Albumin infusion reduces the incidence of postparacentesis circulatory dysfunction among patients with cirrhosis and tense ascites compared with no treatment. Less costly treatment alternatives such as vasoconstrictors have been investigated, but the results are controversial. Midodrine, an oral α1-adrenergic agonist, increases effective circulating blood volume and renal perfusion by increasing systemic and splanchnic blood pressure. Our aim is to assess whether or not morbidity in terms of renal dysfunction, hyponatremia, systemic, or portal hemodynamics derangement or mortality differed in patients receiving albumin versus midodrine.
Seventy-five patients with cirrhosis and refractory ascites were randomized to receive albumin infusion, oral midodrine for 2 days, or oral midodrine for 30 days after therapeutic large volume paracentesis (LVP). The primary endpoints were development of renal impairment or hyponatremia, change in systemic and portal hemodynamics, cost, and mortality in the short-term and long-term follow-up.
No significant difference was found between groups in the development of renal impairment, hyponatremia, or mortality 6 and 30 days after LVP. A significant increase in 24-h urine sodium excretion was noted in the midodrine 30-day group. Renal perfusion improved significantly with the midodrine intake for 30 days only. The cost of midodrine therapy was significantly lower than albumin.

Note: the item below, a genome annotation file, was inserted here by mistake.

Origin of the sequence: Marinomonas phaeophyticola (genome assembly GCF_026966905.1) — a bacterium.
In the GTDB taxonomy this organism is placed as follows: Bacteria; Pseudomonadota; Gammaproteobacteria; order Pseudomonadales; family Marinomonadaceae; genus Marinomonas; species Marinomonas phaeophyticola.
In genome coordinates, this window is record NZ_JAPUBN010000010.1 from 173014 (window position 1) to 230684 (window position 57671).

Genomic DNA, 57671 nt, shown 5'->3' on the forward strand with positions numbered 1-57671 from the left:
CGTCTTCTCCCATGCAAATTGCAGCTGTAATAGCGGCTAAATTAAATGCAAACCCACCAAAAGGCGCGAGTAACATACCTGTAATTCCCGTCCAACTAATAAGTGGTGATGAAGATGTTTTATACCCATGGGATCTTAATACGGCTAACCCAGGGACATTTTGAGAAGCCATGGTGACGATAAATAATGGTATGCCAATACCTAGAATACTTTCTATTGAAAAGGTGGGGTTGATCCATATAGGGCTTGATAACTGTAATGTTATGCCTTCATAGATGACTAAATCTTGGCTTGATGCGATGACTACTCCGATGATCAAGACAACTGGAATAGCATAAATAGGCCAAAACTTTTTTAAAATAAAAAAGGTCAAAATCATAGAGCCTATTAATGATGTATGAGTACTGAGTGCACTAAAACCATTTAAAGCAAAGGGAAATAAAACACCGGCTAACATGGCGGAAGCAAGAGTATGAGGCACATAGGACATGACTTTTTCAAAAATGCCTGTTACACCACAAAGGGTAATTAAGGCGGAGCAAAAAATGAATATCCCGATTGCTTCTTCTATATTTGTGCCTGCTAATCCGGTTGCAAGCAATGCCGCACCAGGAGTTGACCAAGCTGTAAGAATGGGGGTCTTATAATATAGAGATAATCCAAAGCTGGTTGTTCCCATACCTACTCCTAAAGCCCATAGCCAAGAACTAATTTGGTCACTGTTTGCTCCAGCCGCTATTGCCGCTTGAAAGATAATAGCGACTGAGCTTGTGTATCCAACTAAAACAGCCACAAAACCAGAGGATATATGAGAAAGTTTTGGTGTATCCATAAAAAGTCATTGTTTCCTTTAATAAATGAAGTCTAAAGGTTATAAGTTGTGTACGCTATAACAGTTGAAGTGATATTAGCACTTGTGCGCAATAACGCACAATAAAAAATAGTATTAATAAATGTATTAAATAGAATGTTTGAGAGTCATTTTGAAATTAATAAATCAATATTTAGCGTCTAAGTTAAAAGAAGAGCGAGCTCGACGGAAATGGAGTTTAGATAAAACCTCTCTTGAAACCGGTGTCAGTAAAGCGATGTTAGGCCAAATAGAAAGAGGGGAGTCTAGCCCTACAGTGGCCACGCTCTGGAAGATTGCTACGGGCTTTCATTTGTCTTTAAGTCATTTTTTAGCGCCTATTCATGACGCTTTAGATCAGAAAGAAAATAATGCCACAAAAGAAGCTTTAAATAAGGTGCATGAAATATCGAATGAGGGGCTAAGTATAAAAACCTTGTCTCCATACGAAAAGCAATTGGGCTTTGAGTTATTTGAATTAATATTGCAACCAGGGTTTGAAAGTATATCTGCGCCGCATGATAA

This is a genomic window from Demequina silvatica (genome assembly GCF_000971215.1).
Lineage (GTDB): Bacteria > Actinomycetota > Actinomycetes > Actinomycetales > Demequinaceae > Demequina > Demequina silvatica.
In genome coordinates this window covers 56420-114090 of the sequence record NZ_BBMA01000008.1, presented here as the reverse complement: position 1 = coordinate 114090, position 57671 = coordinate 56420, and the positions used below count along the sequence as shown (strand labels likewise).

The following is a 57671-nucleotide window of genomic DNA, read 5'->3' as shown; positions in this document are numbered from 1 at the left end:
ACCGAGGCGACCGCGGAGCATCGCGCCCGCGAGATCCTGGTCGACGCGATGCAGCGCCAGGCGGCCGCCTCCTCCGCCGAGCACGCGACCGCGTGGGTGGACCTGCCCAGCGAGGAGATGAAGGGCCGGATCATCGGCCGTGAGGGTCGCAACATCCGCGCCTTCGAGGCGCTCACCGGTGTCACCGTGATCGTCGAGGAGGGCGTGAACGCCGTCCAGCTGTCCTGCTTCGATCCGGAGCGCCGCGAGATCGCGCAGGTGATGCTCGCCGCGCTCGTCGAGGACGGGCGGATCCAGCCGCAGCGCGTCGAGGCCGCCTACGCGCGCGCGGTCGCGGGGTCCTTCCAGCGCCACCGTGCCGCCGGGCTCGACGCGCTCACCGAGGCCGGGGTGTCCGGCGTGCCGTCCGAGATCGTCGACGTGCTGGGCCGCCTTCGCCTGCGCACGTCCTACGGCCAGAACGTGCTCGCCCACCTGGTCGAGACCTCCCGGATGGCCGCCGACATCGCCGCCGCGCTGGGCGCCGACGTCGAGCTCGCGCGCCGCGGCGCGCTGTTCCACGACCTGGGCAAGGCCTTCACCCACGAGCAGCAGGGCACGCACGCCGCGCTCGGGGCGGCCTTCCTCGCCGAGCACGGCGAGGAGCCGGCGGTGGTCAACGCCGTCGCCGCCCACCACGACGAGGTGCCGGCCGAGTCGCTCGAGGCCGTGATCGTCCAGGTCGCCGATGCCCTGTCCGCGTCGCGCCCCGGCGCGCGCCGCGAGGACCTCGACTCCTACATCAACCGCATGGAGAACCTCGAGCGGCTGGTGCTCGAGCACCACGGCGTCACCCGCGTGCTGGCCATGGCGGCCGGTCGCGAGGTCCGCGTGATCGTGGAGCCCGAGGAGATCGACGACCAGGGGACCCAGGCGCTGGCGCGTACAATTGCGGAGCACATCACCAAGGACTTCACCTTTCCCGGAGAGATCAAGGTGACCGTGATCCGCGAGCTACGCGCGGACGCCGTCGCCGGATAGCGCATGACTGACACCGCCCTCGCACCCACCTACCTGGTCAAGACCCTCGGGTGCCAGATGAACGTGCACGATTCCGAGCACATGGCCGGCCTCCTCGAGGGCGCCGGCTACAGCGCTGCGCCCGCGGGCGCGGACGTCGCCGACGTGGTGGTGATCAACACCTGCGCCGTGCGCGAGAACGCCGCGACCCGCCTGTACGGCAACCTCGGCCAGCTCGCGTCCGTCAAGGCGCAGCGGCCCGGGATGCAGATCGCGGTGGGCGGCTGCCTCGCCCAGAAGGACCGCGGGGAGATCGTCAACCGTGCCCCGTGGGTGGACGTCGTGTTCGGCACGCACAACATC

Midodrine is as effective as albumin in reducing morbidity and mortality among patients with refractory ascites undergoing LVP at a significantly lower cost. Long-duration midodrine intake can be more useful than shorter duration intake in terms of improvement of renal perfusion and sodium excretion.
aDepartment of Endemic Medicine and Hepatogastroenterology, Faculty of Medicine, Cairo University
bDepartment Hepatology, Theodor Bilharz Research Institute, Cairo, Egypt
Correspondence to Zeinab A. Soliman, MD, Department of Endemic Medicine and Hepatogastroenterology, Cairo University, 11562 Cairo, Egypt Tel: +20 111 234 4415; e-mail: email@example.com
Received March 26, 2018
Accepted June 20, 2018